If you were particularly proud of the page poems you constructed, you submitted them to magazines in exchange for magazine issues, sold them to greeting card makers for pennies, or spent money on producing self-published chapbooks to give to all of your family and friends.

If you got good at producing poems, you might even consider spending time creating them “on demand” as a busker.

“The Poet” by Garry Knight via Flickr [CC BY 2.0]
When the Internet revved up, you could also post them on websites or on social networks and then wonder whether they ever reached anybody.  (The page poem launch very often hits a wall of dead silence.)

The problem with even the best page poetry is that it is only one-half of a dialogue.  The maker makes, but doesn’t know whether anybody is out there listening, doesn’t feel like he or she is being heard.  It gets to feel like you’re talking to yourself.

Stage poetry (as spoken word has been called) is something else.  When it’s done well and the audience is lively, it flies.  Performers and audiences can get caught up in a group hug-fest.

  • Some poets are raucous; they rant and rave, yell and shout. Others are calm and relaxed.
  • There are poets who make you laugh and poets who make you cry. Many of them bare their deepest secrets and rock your heart.
  • Some weave intricate verbal patterns that enthrall you in a web of sound.
  • Others parse out a problem using simple words that drill down into the core of it, reframing and rearranging your mind.

Stage poetry can be inspiring.  A spoken word poem can be stimulating and entertaining when it’s good.

“Poet” by Taz etc. via Flickr [CC BY-NC 2.0]
When several good poets get together it can turn into a jazz jam, a live performance never to be repeated in exactly the same way.  It can be a feast.

More importantly, even when the poetry or the performance is not so good, stage poetry is about connection.  The poet speaks.  The audience listens.  Good performers take their listeners flying; bad performers get a lot of points for trying.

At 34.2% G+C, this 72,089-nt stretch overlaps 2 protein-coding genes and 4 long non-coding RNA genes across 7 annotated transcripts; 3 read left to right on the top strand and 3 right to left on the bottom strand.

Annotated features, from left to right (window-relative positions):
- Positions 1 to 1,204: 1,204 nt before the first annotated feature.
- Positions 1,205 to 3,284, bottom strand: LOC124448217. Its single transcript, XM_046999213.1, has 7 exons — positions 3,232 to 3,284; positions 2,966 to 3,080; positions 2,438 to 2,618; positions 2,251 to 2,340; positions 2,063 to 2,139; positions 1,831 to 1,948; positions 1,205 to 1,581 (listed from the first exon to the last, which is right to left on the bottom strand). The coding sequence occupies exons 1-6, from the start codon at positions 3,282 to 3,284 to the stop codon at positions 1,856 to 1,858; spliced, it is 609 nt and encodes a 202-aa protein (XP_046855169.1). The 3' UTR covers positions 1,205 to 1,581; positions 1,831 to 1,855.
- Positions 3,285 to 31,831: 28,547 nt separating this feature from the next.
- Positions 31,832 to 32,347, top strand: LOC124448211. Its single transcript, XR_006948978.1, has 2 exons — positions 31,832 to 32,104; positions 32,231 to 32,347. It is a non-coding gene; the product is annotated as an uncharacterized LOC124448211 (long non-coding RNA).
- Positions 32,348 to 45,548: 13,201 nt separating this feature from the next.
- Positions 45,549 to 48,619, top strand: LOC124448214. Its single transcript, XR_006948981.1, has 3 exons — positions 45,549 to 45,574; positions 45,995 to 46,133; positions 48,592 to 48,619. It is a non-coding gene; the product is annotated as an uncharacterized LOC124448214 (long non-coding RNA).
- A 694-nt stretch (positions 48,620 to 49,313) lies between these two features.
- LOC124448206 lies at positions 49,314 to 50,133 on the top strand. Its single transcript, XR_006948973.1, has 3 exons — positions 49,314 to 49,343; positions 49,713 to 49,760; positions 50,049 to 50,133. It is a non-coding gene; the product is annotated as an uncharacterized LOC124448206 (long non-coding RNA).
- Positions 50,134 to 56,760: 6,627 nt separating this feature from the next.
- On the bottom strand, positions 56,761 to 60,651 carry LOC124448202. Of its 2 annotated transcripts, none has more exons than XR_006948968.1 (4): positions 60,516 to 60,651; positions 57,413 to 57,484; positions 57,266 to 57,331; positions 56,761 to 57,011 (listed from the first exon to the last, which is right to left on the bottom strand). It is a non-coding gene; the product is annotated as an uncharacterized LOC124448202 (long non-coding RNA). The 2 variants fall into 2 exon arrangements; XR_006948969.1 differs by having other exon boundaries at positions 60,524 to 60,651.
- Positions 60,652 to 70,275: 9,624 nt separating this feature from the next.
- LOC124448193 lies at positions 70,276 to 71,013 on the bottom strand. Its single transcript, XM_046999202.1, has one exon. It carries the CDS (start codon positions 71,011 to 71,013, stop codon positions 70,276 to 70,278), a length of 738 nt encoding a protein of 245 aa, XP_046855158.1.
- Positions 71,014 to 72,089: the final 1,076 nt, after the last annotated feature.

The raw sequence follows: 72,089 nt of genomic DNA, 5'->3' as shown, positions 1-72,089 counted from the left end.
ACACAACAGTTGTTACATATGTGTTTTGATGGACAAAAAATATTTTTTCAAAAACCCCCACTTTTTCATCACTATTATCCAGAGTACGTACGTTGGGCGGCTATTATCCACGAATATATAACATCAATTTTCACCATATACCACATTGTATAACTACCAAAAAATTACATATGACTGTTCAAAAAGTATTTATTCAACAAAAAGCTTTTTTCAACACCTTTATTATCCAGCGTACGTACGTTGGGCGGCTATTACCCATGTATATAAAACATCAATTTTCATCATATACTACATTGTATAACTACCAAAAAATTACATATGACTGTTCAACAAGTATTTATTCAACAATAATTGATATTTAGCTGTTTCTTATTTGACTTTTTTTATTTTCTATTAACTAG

“The Elders” by Laura Thorne via Flickr [CC BY-NC-ND 2.0]


To give you a taste, here’s one of my favorite slam poems, “Legacy,” presented in this YouTube Video published by Button Poetry.  It features poet Tui Scanlon performing for Hawaii during the prelims at the 2014 National Poetry Slam.

Button Poetry was founded in 2011 by poets Sam Cook and Sierra DeMulder.  Since then it’s become the largest digital distributor of spoken word in the world.  The Button Poetry videos are shared on websites like Huffington Post, Buzzfeed and NPR.  Their YouTube channel has over 900,000 subscribers.  Click here to check them out:



These days, commentators note that spoken word has “gone mainstream.”  Poetry meant to be performed – performance poetry – is winning accolades from audiences of regular people.  Some of those people get up on stage and do their own spoken word pieces before sometimes massive crowds.

All over the world, wherever people gather, there are open mic nights, where folks get up in front of a crowd and share their words – angry poetry, love poems, poems of protest and politics, stand-up poetry, punk poetry, jazz poetry, nonsense rhymes, and rap and hip-hop fusion poetry.

There are regular organized gatherings of amateur and casual poets.

There are poetry slams where the competition and audience participation can get intense.

“German-language Poetry Slam Championships 2010” by Very Quiet via Flickr [CC BY-SA 2.0]
There are shows by professional poets.  At festivals, you’ll find performing poets sharing the stage with musicians, actors, dancers and other performing artists.

“National Cowboy Poetry Gathering – 2017” by Travel Nevada via Flickr [CC BY-NC-ND 2.0] (Photo by Sydney Martinez)
On the Internet, the variety (and the sheer number) of posted poetry videos boggles the mind.

There are even spoken word workshops you can attend to become a better performing poet.

“Slam Workshop” by Tom Astleitner via Flickr [CC BY-NC-ND 2.0]
And, in the schools, performance poetry and spoken word has opened a door to the impact and the power of words for children of all ages.

“Louder Than a Bomb KC Team” by Laura Gilchrist via Flickr [CC BY 2.0]
Smith’s plan to bring poetry back to the masses worked.   Words were spoken…and more and more and more words keep being spoken, mostly because people are definitely listening.

The quality of the works vary, of course, and that seems to be a part of the whole scene.


My benchmark “best poem” has no words.  It was an exchange between my friend Wide Garcia, who chairs the meeting of the Maui Live Poets that meets in the Makawao Library on the third Wednesday night of each month, and a young man with Aspergers Syndrome.

During one of our regular meetings, we were doing a round-robin, where all of the poets in attendance took a turn to present a poem to the crowd.  A young man came in midway through the first session and sat down in an empty chair.  He sat quietly and watched as the poets read or spoke their work, watched as the audience responded.